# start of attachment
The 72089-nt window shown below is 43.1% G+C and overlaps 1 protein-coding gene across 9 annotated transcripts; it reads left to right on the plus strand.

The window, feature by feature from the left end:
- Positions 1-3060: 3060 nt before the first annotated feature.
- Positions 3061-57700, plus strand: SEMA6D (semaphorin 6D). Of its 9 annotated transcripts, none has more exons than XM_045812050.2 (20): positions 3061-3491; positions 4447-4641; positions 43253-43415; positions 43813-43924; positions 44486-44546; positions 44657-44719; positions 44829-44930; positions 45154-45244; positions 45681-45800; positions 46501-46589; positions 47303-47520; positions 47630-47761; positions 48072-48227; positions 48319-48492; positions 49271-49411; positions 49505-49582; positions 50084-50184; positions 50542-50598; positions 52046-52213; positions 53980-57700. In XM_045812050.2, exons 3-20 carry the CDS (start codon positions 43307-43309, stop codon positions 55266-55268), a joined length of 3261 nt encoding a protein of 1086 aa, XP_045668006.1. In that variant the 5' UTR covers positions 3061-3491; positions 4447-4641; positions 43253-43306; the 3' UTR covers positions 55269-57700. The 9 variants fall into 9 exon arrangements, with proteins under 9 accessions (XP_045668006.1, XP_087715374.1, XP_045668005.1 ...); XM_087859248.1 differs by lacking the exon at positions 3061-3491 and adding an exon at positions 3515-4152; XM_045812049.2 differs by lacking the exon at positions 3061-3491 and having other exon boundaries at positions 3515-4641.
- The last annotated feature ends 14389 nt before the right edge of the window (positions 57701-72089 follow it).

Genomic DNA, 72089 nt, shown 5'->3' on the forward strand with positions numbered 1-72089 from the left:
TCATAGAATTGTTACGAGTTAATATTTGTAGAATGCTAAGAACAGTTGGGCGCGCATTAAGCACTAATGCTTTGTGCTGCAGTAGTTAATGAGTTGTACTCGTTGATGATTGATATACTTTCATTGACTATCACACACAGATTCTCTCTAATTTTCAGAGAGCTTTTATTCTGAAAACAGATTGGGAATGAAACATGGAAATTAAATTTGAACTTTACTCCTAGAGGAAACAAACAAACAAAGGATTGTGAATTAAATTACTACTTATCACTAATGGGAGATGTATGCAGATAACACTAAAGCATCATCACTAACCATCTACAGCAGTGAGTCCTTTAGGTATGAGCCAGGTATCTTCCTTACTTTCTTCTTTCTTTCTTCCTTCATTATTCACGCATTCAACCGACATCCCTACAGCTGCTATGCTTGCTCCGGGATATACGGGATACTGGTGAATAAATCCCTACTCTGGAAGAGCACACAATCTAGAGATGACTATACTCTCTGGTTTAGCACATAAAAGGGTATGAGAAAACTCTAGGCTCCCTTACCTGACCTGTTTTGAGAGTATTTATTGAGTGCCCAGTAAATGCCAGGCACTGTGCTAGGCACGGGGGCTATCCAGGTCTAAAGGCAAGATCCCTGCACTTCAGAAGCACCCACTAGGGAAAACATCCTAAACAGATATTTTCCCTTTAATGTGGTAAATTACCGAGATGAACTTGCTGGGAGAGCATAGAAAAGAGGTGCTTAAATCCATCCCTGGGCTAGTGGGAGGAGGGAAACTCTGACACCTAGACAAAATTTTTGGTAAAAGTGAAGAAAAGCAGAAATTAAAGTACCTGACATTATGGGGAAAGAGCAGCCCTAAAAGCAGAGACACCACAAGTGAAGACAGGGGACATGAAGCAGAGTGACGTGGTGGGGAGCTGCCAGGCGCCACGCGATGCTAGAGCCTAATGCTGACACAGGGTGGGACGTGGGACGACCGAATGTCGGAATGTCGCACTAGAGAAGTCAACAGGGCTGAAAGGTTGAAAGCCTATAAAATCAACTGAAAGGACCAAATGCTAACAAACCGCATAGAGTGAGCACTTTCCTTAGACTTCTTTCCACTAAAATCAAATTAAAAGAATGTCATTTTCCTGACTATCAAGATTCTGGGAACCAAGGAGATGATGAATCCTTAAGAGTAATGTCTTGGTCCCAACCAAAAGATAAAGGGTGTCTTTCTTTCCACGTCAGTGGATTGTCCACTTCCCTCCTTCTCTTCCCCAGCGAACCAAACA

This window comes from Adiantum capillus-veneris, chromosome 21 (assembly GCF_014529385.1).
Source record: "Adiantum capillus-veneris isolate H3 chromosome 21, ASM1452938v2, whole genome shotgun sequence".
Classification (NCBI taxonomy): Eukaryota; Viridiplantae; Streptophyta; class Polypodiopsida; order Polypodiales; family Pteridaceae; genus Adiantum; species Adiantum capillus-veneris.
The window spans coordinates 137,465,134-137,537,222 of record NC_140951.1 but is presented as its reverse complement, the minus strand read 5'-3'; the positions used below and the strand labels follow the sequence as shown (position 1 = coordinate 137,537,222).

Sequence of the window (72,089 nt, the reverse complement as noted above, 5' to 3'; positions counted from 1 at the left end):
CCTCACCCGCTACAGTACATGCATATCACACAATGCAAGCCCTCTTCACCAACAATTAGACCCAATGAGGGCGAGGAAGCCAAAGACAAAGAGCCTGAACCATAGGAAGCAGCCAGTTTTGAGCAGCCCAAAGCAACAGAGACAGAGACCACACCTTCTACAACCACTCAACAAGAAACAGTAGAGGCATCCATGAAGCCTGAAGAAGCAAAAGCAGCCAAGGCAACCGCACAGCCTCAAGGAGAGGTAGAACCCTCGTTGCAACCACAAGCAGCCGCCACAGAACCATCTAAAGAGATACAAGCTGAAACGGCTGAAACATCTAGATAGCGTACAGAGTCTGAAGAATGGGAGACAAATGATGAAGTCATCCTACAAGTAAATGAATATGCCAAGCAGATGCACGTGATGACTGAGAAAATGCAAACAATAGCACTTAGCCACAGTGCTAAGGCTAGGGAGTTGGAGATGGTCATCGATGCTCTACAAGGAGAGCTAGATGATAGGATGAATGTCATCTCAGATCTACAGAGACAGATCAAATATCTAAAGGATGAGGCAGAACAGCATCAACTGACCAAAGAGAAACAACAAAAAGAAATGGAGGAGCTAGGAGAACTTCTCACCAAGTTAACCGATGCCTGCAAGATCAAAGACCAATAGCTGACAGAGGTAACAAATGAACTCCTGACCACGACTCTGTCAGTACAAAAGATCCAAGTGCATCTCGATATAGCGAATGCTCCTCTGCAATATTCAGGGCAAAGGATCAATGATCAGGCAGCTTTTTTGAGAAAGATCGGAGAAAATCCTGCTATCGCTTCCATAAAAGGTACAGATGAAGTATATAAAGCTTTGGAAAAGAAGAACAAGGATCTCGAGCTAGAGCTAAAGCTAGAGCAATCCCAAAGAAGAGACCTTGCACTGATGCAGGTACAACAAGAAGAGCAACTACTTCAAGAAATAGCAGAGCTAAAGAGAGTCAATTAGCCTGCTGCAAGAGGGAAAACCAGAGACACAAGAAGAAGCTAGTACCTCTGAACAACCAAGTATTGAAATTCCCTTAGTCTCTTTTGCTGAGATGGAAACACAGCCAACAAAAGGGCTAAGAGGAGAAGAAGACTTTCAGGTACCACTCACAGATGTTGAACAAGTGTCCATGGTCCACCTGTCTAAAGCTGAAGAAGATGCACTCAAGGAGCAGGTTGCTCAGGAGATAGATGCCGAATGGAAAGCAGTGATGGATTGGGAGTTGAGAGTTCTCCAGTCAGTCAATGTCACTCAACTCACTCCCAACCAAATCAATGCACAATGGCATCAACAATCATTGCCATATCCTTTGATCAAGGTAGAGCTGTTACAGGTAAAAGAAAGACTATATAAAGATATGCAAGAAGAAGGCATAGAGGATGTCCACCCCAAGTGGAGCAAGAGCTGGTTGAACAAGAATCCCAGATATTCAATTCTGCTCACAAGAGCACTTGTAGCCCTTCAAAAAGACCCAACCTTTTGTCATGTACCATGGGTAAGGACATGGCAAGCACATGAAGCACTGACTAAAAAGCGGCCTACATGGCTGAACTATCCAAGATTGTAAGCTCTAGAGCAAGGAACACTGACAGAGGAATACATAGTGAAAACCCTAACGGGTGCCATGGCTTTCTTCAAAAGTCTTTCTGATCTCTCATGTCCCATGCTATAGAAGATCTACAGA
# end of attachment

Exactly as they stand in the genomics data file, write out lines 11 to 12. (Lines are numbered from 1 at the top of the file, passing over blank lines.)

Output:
The window spans coordinates 137,465,134-137,537,222 of record NC_140951.1 but is presented as its reverse complement, the minus strand read 5'-3'; the positions used below and the strand labels follow the sequence as shown (position 1 = coordinate 137,537,222).

Sequence of the window (72,089 nt, the reverse complement as noted above, 5' to 3'; positions counted from 1 at the left end):